Three Other Washington Cities Passed Similar Bans
Pet lovers across Washington celebrated on May 28 because the Gig Harbor City Council voted 4-3 to ban retail sale of dogs from puppy mills. The ban also includes the sale of cats and rabbits.
Instead, the city will adopt what’s known as the humane model which only allows pet stores to have adoption events from animal rescues and shelters.
Gig Harbor is the fourth city in Washington to ban the retail sales of pets. Bainbridge Island, Bremerton, and Poulsbo passed bans as well.
California, Maryland, and nearly 300 US cities have passed similar measures to crack down on the cruel puppy mill industry.
The bans prevent pet stores from buying puppies from out-of-state, mass-producing breeders also known as ‘puppy mills.’
Puppy Mills: Inhumane Dog Breeding Operations
A puppy mill is an inhumane commercial dog breeding facility.
The people that run them often disregard the health and well-being of dogs by lowering overhead and maximizing profits.
These massive breeders enjoy little to no government oversight and routinely put profits above the welfare of their dogs.
They treat their dogs as nothing more than breeding machines and puppies as nothing more than agricultural products.
They often sell puppies to pet stores to hide this cruelty at their facilities.
Local Resident Spurs Campaign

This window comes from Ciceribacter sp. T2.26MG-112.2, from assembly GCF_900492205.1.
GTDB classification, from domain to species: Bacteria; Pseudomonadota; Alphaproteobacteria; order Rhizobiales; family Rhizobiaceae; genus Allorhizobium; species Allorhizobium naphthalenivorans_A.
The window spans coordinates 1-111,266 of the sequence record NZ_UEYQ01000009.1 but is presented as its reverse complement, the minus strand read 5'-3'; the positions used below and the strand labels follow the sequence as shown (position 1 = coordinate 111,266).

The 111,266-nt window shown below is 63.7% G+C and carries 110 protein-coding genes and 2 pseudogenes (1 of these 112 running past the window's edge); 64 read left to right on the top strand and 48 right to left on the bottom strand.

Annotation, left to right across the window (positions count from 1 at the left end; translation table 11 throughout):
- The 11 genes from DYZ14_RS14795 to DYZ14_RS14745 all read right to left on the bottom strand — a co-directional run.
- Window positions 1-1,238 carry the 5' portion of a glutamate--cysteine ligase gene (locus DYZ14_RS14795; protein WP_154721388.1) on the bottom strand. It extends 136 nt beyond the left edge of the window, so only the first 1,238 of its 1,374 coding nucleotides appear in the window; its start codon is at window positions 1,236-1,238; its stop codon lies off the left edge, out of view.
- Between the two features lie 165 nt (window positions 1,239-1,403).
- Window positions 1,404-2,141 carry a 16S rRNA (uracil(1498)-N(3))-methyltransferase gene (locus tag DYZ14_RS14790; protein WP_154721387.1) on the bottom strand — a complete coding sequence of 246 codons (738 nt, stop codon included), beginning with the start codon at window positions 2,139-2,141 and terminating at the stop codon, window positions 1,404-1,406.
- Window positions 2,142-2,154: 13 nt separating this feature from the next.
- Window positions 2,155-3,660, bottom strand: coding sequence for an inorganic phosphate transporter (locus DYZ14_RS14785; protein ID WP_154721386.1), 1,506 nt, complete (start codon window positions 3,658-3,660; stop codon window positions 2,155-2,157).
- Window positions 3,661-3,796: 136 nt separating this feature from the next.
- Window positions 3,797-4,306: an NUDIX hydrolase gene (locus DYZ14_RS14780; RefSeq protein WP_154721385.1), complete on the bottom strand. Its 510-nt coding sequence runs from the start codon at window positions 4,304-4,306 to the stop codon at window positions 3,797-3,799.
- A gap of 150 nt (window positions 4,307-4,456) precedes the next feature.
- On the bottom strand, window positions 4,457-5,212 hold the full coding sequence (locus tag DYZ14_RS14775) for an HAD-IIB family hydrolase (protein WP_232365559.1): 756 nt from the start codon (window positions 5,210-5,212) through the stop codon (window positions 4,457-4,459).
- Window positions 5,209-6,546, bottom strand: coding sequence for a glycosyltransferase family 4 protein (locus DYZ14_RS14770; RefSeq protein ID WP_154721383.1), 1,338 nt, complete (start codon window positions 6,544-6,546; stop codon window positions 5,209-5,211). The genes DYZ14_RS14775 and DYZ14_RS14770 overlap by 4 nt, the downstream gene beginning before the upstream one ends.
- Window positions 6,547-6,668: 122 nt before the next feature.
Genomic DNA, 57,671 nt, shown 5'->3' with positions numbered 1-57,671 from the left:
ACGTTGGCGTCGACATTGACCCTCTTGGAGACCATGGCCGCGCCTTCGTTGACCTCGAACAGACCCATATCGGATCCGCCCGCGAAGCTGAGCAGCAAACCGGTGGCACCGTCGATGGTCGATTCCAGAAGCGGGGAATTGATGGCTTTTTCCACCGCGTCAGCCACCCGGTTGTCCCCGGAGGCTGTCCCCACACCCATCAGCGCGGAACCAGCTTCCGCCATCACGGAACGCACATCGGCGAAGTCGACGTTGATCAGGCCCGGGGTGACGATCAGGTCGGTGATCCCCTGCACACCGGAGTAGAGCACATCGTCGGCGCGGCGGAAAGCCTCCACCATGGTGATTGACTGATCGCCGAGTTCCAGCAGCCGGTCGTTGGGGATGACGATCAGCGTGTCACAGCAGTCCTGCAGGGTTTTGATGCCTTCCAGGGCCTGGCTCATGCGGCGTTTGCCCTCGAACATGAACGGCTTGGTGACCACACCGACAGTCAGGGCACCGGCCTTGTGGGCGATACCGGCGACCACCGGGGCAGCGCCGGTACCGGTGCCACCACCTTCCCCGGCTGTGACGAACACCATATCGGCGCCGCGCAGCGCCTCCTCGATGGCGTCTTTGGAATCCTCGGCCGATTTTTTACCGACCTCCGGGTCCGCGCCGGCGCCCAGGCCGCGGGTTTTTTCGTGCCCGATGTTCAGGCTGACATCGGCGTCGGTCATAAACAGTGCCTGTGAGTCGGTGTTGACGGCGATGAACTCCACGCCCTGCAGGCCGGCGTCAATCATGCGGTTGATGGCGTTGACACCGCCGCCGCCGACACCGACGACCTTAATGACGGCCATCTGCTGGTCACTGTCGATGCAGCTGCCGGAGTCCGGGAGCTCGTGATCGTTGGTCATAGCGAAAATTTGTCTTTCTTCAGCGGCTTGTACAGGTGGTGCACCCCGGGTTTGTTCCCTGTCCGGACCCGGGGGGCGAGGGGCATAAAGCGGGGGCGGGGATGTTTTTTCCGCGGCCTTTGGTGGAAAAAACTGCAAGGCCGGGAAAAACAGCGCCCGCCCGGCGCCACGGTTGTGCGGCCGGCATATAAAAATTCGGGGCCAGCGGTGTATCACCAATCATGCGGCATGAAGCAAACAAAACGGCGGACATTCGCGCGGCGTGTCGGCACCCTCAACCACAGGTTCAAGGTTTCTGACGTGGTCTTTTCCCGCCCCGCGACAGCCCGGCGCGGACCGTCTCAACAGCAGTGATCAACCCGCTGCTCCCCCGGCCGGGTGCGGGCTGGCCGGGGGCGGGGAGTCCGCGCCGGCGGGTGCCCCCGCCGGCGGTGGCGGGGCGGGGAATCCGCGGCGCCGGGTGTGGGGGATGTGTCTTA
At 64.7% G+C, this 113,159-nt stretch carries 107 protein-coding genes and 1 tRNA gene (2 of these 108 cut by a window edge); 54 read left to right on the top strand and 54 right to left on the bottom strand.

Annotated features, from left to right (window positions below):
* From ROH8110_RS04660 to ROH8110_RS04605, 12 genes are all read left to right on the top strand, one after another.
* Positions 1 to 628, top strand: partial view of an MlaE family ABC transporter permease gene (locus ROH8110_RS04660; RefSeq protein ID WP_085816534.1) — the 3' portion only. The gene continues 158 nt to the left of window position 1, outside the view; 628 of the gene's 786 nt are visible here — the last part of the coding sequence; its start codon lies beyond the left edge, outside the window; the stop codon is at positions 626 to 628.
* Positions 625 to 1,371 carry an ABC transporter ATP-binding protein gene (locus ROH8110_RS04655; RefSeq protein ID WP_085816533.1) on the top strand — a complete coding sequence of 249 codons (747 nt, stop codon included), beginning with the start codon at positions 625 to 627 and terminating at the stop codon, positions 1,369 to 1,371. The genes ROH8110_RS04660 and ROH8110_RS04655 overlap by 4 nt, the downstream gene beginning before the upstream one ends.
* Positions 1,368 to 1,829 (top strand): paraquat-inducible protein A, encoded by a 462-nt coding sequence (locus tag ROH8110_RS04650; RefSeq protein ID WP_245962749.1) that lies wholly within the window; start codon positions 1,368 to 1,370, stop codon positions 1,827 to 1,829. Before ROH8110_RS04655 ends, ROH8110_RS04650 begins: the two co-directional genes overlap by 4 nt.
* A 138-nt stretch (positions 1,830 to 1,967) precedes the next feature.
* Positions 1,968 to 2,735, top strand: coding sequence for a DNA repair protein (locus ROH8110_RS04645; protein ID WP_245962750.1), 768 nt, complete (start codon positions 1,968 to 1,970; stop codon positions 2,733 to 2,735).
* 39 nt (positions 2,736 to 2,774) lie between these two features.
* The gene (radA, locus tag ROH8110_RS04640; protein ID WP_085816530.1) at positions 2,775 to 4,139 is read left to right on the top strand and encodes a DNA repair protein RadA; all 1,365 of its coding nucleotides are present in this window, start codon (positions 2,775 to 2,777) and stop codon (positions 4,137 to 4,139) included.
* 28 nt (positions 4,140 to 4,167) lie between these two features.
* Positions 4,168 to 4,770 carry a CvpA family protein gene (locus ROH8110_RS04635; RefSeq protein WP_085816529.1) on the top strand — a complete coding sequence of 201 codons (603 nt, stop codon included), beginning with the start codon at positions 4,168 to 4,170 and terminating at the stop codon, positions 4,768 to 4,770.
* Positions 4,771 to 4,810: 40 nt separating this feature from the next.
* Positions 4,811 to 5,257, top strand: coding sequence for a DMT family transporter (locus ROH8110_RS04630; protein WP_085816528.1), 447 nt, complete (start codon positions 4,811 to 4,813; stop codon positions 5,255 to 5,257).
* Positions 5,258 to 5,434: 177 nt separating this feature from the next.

The effort in Gig Harbor was spearheaded by local resident Angela Sisney. She brought the issue to the city council last January.
Councilmember Jenni Woock worked closely with local citizens and dozens of concerned animal advocates throughout the state to enact this historic change.
The Council’s passage of the ban shows how one individual has the power to spark an army of supporters to make their community safer for pets and people.
Currently, Gig Harbor does not have any stores that sell pets; however, I believe this preventative approach sets an example for Washington cities that haven’t passed a ban. It also and keeps pet stores that sell puppies from irresponsible breeders out of the community.
Ultimately, our goal is to convince the Legislature to enact a statewide ban on the sale of dogs from puppy mills.
I truly hope Kitsap County will follow Gig Harbor’s lead when they vote on this measure later this year.
Kim Siebens, is the President of Their Voice, a nonprofit organization which educates people on animal protection and provides resources for underserved pets and their owners.
She founded “Their Voice” in order to educate the community puppy mills stop people from unknowingly supporting that cruel industry. Kim grew up on a small family farm in Sequim, WA.
Kim moved to Kitsap County in 2006. She now resides in Bremerton, WA with her significant other, Michael and their 4 dogs: Riley, Maggie, Louie, and Buddy.